9 comments:

Stacey said...

Thank you so much for this post!! I have been contemplating this cancer/alcoholism analogy myself and found only confusion trying to compare the two, particularly since I have taken care of and loved dearly two people who died from cancer. NEVER did their disease cause the problems alcoholism does. I think you are right, equating it to an emotional illness. That I can understand a bit better. Not that I'm any happier about it! Hang in there.

Syd said...

I think that alcoholism is like mental illness. And I often find that I am guarded around the alcoholic. I don't say what I would like to say sometimes or express my total love because I know that I will likely be pushed away. The self-centered attitude and the grandiosity of thoughts are all part of alcoholism.

Anonymous said...

Living with an alcoholic is like living with Dr. Jekyll and Mr. Hyde, or perhaps a werewolf, or a schizophrenic who takes meds only sporadically because he doesn't think he needs them. You never know when the monster will show up, how long it will be there, or what havoc will be wrought upon your life. It would be so much easier if life was like the movies and there was a soundtrack where the music could warn you. (cue screeching violins from "Psycho" movie when drunken person walks through the door)

And then in between episodes everything is fine with the alcoholic and it is we who have post traumatic stress syndrome. We are so wound up waiting for the monster to come back we can't even do the most mundane things. We are perpetually nervous, shaking and easily startled. It's similar to a child who can't put his feet on the floor because the monster might reach out from under the bed and grab him. It's that kind of fear and stress, all the time every day, unless we actively seek help and alter our thinking.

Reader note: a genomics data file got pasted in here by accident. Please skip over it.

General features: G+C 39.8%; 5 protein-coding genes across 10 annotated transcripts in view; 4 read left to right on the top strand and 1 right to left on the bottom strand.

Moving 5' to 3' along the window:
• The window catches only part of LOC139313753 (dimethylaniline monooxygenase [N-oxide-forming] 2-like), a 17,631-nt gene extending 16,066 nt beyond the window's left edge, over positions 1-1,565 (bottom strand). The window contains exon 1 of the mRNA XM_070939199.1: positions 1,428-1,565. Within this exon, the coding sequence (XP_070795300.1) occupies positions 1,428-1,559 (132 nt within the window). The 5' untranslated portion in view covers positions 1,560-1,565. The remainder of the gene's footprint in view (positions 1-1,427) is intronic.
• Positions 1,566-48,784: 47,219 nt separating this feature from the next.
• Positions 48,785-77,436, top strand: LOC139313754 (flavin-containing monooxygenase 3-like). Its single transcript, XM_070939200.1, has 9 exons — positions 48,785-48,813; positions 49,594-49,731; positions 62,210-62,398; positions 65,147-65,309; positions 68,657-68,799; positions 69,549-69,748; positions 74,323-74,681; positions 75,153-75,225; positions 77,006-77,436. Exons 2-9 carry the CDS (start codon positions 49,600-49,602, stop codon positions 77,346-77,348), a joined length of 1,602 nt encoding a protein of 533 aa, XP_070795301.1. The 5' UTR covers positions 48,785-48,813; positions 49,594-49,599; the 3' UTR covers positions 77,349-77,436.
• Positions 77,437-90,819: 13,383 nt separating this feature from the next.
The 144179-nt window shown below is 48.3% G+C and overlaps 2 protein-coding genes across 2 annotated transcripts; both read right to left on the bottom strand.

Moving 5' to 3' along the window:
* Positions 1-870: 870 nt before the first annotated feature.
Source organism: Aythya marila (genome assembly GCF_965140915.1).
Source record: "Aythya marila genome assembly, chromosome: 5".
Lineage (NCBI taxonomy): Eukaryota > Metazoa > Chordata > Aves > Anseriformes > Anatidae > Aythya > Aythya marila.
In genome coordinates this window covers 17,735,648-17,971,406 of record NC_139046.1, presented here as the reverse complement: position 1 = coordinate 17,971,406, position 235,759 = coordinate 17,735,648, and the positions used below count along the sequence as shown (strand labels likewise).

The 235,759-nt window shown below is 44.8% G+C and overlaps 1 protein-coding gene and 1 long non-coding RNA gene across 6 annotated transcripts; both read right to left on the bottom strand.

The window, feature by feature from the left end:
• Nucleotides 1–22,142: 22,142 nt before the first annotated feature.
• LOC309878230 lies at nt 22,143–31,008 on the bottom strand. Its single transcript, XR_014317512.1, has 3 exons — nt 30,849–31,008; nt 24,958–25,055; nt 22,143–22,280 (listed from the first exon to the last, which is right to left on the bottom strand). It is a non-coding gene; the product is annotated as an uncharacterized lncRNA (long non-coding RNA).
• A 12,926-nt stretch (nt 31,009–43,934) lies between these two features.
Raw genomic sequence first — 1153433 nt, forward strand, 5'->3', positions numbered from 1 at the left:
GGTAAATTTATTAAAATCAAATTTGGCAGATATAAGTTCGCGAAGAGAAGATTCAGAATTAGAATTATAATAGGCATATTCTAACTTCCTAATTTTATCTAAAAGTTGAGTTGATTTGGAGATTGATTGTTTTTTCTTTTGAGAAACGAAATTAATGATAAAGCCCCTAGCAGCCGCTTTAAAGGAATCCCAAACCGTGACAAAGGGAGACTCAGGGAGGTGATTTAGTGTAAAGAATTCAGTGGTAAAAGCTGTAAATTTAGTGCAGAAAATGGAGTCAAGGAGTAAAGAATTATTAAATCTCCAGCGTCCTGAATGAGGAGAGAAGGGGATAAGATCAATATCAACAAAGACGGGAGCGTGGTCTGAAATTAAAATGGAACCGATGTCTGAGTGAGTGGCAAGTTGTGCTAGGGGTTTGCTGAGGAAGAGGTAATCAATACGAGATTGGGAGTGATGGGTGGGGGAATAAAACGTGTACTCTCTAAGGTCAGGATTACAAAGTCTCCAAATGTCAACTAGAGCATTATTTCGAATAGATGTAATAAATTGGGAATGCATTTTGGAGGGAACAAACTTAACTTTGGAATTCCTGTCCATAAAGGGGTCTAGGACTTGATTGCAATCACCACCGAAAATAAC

When he was drinking, I must have said to my alcoholic spouse at least 10 times, "You are acting like a petulant 12 year old boy". So when I start putting myself on a guilt trip about only having one child and not giving her a sibling, I remind myself that I already have two children, one I gave birth to and one I married.

Suzanne

Catherine said...

Yeah, I always found the cancer analogy didn't work for me, either. Not only for the reasons you've all mentioned, but because of the way society responds to these 2 diseases. If my boyfriend had cancer, I could tell everyone I knew and get their support and understanding. I could turn to innumerable state and private organizations and foundations to treat the illness with the latest technology, to educate and counsel the family, to nurse him, to help us. If it were cancer I wouldn't be sneaking off at night to anonymous fellowships because no one would be ashamed. No one would be judging. The stigma, like you mentioned, is more like that of a mental illness.

The more I learn about the disease of alcoholism, the more I feel kind of outraged that there are so few resources for alcoholics and their families. (It even seems that a lot of mental health professionals know very little about it.) We're on our own. And thank god for alanon cos I can't deal by myself.

Anonymous said...

Joe,

Reading your post today, these stuck out like a sore thumb.

1. The feelings of others - The alcoholic can't comprehend that, too busy with self concern.

2. Worlds others live in - They are the center of thier own universe, other planets (others peoples lives) don't even map on the radar screen.